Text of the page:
The mechanism of the cycloaddition reaction of CO2 with a nucleophilic carbenoid intermediate has been theoretically studied by using the bonding evolution theory (BET) at the B3LYP/6- 31G(d) level of theory. BET combines topological analysis of the electron localisation function and catastrophe theory along a reaction path. This cycloaddition reaction is characterised by 16 structural stability domains, associated to the following sequence of catastrophes: C8H9NO4 + CO2: 16- CF†CF†F†CFF†C†C†[FF†]F†FCC†-0: C9H9NO6. Formation of the two new C-C and C-O single bonds evolves after the transition state structure is reached. The high nucleophilic character and the electronic structure of carbenoid intermediate together with the specific approaching mode of the CO2 molecule enable in fact the first C- C single bond formation after a very low activation enthalpy, 2.2 kcal/mol, without any external electrophilic activation. The subsequent ring closure via formation of the C - O single bond occurs at the end of the reaction. We propose thereafter a rationalisation of such a polar reaction process in terms of a [2n+2n] cycloaddition reaction following a nonconcerted two-stage one-step mechanism, in contrast to the simplified picture of rationalisation traditionally based on molecular orbitals.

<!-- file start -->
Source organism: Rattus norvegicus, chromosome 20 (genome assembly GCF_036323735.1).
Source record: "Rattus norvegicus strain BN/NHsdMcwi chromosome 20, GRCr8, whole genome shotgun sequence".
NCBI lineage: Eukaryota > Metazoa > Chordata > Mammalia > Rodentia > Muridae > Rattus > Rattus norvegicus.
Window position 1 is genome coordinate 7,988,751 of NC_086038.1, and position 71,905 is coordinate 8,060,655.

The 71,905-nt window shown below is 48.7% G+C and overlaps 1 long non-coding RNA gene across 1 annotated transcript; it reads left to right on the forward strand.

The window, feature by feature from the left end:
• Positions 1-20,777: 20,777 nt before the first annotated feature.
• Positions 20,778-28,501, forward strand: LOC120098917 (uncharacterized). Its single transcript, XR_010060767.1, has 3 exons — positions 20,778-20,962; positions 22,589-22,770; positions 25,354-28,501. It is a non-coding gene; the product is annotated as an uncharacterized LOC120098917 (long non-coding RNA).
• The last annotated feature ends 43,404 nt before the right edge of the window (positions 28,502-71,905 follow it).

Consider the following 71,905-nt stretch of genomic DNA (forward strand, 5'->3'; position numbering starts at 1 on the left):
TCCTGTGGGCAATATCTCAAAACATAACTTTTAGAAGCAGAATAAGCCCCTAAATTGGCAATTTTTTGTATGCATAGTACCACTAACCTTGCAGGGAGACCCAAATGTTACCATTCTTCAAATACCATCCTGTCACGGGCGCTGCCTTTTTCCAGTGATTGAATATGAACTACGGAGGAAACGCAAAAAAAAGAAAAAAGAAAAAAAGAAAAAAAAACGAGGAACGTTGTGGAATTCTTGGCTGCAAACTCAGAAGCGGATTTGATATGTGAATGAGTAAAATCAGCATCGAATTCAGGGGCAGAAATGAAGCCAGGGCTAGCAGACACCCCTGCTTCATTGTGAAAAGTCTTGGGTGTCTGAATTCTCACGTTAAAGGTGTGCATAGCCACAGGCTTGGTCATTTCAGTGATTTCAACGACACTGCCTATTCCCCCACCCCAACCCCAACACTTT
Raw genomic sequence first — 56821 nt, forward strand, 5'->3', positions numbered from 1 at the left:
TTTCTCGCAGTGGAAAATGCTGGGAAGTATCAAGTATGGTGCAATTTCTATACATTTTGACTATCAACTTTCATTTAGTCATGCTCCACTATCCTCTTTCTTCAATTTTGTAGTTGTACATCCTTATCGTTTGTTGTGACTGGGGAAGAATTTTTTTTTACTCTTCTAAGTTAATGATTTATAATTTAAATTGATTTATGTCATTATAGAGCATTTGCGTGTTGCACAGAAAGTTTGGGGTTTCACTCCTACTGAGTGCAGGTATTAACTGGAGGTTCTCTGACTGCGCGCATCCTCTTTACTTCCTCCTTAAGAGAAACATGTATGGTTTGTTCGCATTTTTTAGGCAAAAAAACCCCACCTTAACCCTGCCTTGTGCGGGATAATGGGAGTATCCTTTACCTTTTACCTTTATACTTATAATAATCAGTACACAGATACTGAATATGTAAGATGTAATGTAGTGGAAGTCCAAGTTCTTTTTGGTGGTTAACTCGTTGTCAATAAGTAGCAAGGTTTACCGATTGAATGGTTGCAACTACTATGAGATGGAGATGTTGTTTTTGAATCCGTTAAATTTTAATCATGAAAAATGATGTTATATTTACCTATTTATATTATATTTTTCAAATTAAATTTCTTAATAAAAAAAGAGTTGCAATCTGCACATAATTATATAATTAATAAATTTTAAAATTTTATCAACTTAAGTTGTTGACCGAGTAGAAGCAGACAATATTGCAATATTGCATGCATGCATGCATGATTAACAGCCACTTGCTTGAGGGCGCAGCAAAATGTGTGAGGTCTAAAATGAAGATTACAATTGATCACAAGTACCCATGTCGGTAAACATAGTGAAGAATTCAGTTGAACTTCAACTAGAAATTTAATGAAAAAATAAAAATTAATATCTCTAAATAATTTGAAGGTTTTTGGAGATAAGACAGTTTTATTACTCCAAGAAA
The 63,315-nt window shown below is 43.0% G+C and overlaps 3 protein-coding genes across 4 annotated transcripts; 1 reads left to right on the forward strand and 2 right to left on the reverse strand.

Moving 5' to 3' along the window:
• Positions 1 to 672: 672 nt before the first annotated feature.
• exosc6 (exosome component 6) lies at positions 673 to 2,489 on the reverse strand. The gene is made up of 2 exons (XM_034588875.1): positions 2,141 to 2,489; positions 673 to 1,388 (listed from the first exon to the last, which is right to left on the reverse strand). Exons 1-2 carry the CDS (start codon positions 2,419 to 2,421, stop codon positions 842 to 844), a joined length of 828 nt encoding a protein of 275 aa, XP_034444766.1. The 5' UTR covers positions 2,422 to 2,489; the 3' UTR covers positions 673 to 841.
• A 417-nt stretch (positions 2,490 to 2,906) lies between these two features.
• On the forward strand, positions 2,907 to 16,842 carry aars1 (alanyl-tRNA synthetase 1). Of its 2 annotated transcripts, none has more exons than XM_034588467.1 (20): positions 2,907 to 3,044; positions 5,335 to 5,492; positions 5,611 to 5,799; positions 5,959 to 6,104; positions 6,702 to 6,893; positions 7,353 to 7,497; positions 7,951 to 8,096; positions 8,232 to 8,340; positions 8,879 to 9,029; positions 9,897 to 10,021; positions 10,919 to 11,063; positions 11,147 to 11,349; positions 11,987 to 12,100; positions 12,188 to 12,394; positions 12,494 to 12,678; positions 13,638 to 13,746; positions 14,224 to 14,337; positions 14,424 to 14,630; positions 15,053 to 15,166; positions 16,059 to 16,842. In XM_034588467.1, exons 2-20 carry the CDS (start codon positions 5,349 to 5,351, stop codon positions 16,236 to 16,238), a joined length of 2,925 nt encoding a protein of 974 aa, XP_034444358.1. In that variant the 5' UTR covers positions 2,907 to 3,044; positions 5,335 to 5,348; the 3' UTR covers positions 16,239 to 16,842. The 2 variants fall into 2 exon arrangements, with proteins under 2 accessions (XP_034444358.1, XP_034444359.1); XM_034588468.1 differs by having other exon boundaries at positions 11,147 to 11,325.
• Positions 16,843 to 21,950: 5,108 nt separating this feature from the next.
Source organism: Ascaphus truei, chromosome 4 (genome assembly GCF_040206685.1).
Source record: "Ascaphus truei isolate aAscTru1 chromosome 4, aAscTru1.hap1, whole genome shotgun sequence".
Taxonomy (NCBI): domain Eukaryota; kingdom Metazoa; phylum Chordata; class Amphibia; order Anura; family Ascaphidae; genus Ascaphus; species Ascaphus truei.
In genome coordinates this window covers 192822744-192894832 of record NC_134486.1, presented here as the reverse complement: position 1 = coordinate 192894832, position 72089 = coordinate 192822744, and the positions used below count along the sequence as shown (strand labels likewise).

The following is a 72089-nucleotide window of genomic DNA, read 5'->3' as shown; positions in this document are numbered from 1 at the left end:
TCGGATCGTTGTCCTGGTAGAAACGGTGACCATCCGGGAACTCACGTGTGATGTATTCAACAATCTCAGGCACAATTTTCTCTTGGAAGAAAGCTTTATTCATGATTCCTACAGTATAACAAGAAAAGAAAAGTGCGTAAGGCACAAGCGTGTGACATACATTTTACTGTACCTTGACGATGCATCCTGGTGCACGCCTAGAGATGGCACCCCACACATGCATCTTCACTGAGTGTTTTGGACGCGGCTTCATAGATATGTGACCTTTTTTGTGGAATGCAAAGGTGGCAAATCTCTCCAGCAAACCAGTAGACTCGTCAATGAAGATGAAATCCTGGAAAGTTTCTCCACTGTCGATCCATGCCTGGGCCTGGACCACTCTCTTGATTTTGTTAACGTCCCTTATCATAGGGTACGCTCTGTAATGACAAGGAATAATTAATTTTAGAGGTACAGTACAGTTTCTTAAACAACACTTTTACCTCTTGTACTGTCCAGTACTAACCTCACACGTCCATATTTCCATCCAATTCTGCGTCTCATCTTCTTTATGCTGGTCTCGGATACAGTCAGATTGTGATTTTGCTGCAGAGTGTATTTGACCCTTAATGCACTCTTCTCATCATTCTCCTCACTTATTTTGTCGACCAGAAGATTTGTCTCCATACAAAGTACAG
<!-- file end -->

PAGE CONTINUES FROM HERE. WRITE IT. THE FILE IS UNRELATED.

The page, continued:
Áreas temáticas de ASJC Scopus
- Biología molecular
- Física de la materia condensada
- Química física y teórica